Yes. You read it right. Here’s the back story.
Whenever I’m a guest lecturer or conducting training, I’ll frequently start out with a story. (And just for the record, I’ve been telling stories long before it became a recognized sales tool!) Anyway, my clairvoyance aside, I use the story to make specific points, and always tell the audience they will remember three things after I conclude my presentation or training session.
The story goes like this…
At one point in my career, one of my colleagues was a woman who worked in the company’s finance department. Her responsibilities included things like generating accounts receivable and payable reports, profit and loss statements. She also produced invoices.
This one particular day, she had just hit the send button for the last invoice, when she realized it contained a mistake. But, rather than panicking, she was proactive, corrected the invoice and re-sent it. She also did something few of us in business (or in life for that matter), rarely do. Along with the corrected invoice, she admitted her mistake in her follow-up email and then went a step further. She copied the client’s senior management, as well as my company’s senior management and updated everyone involved by explaining what had happened.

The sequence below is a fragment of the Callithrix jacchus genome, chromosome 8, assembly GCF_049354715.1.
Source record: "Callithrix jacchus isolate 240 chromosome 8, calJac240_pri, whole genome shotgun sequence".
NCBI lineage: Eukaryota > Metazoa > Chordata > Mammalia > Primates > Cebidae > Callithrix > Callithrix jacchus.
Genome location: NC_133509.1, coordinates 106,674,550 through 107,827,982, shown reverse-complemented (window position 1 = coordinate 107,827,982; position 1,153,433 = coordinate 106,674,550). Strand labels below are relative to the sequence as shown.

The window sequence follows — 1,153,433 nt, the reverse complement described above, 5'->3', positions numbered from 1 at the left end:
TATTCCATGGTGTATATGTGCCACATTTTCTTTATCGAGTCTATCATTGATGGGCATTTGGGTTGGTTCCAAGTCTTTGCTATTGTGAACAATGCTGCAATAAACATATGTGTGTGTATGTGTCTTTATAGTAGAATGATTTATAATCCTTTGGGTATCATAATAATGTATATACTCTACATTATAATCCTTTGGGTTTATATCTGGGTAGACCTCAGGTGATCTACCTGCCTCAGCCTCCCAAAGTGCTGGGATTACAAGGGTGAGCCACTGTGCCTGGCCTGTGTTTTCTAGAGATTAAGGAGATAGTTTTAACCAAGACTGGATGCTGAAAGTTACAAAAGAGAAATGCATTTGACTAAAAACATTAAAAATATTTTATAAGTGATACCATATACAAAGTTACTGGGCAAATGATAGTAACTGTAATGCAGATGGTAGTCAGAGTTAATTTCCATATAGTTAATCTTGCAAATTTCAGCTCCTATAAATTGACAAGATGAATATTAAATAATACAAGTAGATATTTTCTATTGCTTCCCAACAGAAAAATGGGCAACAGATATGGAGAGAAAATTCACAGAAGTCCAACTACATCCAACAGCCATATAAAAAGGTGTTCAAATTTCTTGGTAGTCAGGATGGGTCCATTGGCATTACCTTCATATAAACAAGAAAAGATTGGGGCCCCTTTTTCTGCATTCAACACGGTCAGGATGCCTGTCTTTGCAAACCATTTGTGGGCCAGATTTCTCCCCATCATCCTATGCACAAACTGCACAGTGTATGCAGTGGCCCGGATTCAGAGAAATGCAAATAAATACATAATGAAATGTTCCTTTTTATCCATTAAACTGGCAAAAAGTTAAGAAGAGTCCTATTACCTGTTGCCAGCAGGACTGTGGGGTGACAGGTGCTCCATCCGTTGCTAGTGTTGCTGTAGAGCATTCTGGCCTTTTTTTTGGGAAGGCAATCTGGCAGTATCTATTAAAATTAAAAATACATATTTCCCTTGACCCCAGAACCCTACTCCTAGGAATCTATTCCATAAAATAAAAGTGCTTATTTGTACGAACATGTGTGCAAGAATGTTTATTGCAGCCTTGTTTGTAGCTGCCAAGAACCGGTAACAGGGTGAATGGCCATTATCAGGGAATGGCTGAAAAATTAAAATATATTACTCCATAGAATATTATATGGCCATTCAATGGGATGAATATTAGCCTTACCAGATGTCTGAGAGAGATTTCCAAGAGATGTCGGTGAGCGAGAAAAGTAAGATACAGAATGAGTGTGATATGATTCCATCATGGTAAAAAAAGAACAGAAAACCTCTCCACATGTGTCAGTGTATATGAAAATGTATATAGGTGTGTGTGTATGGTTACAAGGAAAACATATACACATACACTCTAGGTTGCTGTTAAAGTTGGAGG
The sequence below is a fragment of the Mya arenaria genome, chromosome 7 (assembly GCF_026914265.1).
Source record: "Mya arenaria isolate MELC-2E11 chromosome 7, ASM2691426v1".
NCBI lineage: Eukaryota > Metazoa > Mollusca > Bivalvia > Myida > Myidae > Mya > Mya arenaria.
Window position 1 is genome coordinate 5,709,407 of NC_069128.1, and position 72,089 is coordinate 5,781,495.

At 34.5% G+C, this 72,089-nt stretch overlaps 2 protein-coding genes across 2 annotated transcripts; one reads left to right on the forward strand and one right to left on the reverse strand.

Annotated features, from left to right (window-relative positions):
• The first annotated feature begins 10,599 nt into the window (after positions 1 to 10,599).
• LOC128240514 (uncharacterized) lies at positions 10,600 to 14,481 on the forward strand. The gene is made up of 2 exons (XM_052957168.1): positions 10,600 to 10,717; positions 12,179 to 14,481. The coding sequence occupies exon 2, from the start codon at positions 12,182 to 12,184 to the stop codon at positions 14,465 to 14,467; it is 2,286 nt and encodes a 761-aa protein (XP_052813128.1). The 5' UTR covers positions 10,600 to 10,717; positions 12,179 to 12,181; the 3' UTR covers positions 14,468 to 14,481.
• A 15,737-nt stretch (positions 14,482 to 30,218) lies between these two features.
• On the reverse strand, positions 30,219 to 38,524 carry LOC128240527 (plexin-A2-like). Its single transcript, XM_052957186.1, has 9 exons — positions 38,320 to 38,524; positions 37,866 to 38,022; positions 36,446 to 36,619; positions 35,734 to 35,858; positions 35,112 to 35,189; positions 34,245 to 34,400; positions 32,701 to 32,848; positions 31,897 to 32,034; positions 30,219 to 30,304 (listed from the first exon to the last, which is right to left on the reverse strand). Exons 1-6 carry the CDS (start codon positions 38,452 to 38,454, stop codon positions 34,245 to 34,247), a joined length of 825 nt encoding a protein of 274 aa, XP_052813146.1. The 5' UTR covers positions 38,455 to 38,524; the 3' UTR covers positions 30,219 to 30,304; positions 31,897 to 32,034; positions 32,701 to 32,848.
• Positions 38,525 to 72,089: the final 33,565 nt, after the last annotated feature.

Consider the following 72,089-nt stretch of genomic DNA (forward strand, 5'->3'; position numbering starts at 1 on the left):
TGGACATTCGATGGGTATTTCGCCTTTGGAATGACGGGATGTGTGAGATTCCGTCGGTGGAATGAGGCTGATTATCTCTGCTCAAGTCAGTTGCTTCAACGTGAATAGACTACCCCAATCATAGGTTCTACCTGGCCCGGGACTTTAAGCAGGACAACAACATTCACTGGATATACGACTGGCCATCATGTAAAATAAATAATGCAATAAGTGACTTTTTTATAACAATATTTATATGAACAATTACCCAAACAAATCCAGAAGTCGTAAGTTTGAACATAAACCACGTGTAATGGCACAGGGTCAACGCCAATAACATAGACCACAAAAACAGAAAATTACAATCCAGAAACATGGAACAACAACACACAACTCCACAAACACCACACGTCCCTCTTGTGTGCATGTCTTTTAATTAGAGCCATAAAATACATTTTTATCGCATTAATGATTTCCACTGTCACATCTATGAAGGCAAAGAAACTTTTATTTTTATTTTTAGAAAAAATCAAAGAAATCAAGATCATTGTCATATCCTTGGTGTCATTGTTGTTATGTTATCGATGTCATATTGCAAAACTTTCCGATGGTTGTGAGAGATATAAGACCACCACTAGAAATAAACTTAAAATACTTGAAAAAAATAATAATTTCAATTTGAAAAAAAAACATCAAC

She then closed her email by apologizing for any ‘incontinence’ it may have caused.
It’s always fun for me to watch the audience’s reaction after I repeat her email comment. Some people immediately laugh when they hear the word ‘incontinence’. Others are awkwardly silent, not knowing if they should feel sorry for me because I used the wrong word, or laugh. But without fail, and usually within seconds, everyone in the room will laugh. Which is a good thing, because in my experience, I’ve found humor to act as a tremendous ice breaker, and makes people more receptive to listening and learning, especially when it’s delivered in a story format.
There’s a mountain of neuroscience information as to why that works. It happens to suit my personality and I’m comfortable with it. Here’s a good example of why humor works in business and one about storytelling written by Roger Dooley, about sales expert and author, Paul Smith.
At this point during my story, I tell people from that day forward, I always remembered the woman. Not as the person who accepted responsibility for her mistakes and corrected them. Not as the woman who was proactive and made sure everyone on both the client and company teams understood what had happened. And not for the rare quality exhibited by her honesty.
No, from that day forward, I always referred to her as ‘The Incontinence Lady’ and I tell the audience, that now they will too. And how all the good things she did were obliterated.